To enable enterprise organizations to interchange data they need a solution that provides for collaboration on multiple security domains in a unified portal.
The term used to describe this solution is called a Cross Domain Solution (CDS). A CDS is a term that provides the ability to manually and/or automatically access and/or transfer information between different security domains. What started out as an initiative to implement a multiple security domain accessible solution within the Department of Defense Intelligence Information System (DoDIIS) Community has since become a “must have” for next generation organizations requiring architecture flexibility meeting business compartmentalization requirements at a reduced cost.
A CDS uses a Zero client (also known as thin client) to provide seamless access (secured portal) to all available data on a single desktop, regardless of the network on which the data resides. It allows authorized users, through the use of Role Base Access Control (RBAC), the ability to move data between security domains. A CDS is designed to integrate into a enterprise existing infrastructure, taking full advantage of resources already in place, such as printers, network storage, and terminal services to name a few.
The benefits of implementing an CDS into an organizations architecture includes: maximizing productivity; minimizing cost; access to multiple security domains; scalability and flexibility; minimizing the carbon footprint to a desktop, and secure data transfer capability.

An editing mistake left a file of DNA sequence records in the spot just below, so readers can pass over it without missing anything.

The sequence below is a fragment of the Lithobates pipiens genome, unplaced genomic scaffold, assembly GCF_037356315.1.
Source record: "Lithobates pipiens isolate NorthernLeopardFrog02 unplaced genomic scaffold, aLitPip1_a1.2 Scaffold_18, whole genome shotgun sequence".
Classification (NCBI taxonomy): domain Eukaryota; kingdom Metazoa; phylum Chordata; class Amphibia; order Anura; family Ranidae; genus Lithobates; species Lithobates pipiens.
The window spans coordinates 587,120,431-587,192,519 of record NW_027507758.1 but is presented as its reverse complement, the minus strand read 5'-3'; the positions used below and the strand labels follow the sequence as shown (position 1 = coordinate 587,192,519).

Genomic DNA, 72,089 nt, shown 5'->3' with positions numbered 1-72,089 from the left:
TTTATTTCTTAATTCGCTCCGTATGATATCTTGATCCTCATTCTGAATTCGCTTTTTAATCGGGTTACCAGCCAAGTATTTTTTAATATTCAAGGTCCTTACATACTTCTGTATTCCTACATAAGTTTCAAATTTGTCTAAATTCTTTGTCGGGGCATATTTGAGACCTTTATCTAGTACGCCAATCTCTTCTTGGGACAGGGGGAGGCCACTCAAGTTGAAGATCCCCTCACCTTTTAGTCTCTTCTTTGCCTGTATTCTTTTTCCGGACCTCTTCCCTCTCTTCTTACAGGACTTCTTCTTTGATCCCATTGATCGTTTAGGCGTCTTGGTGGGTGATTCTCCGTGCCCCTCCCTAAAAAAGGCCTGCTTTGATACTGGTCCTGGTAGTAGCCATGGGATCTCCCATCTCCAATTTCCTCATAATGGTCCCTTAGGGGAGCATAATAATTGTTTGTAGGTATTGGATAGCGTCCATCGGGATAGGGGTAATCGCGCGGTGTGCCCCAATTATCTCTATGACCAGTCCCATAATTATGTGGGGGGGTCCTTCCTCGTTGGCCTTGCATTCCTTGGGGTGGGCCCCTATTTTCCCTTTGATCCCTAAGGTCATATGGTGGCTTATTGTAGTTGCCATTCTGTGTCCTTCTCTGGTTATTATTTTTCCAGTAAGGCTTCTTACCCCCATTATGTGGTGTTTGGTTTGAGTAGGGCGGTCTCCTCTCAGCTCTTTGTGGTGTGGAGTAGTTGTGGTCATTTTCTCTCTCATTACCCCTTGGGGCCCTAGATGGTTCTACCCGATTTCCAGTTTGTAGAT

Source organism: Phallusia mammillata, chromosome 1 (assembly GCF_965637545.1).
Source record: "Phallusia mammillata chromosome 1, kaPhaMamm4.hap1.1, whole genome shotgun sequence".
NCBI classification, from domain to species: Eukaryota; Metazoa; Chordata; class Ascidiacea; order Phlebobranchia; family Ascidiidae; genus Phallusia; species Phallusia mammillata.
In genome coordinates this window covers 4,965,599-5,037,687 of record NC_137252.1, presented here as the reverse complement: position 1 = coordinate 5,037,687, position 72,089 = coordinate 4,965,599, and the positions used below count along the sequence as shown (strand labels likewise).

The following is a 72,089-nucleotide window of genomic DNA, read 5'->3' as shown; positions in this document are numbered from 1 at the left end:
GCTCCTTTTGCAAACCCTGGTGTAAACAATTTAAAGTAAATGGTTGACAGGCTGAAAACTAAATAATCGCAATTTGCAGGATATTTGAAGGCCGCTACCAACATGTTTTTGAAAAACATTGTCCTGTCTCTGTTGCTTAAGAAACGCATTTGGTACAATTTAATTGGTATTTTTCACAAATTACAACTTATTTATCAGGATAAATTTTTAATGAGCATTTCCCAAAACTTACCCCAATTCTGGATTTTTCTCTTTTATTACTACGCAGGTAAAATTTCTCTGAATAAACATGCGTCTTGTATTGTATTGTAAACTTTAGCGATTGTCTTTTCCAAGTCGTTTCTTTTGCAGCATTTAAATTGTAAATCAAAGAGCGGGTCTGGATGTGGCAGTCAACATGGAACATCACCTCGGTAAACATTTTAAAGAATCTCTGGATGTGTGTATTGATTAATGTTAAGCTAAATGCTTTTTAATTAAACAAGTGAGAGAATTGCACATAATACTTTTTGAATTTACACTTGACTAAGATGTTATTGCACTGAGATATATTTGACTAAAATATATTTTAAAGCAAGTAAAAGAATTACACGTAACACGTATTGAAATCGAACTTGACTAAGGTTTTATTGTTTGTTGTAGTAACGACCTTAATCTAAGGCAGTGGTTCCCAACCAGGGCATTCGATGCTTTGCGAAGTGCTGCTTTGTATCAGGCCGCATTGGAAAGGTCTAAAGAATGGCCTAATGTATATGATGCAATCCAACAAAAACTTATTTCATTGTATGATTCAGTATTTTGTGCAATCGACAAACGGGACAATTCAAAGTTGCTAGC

To obtain a CDS within your organization it must go through and CDS authorization process which is inclusive of a site assessment. This is multi-step process and in-depth understanding of your business requirements; personnel requiring access; current infrastructure; and information transfer requirements. If approved your organization is then cleared to implement the CDS. Note that implementation does not allow for the CDS to touch any security domains. It only allows for the “construction” to take place.
If the CDS is being implemented for DoD and Federal government, the Cross Domain Solution Authorization (CDSA), if granted, will allow for operational use but not network connection to security domains. Once the security test and evaluation (ST&E) is completed, the organization will then apply for an authority to operate (ATO) for each security domain requiring access. Once all testing and evaluation results have been compiled the Defense IA/Security Accreditation Working Group (DSAWG) will approve an ATO for your CDS, which then allows connection to the security domains.
If the CDS is being implemented for commercial organizations, the organizations cyber security or information assurance professional will allow for operational use but not network connection to secure or protected domains. Once the penetration testing and evaluation is completed, the organization will then cleared by these professionals for operations.
Once connected to the networks (security domains), an organization’s site security officer (SSO) and/or information assurance (IA) officer must maintain auditing and security requirements. In addition, administration and maintenance must take place at the organizational level.
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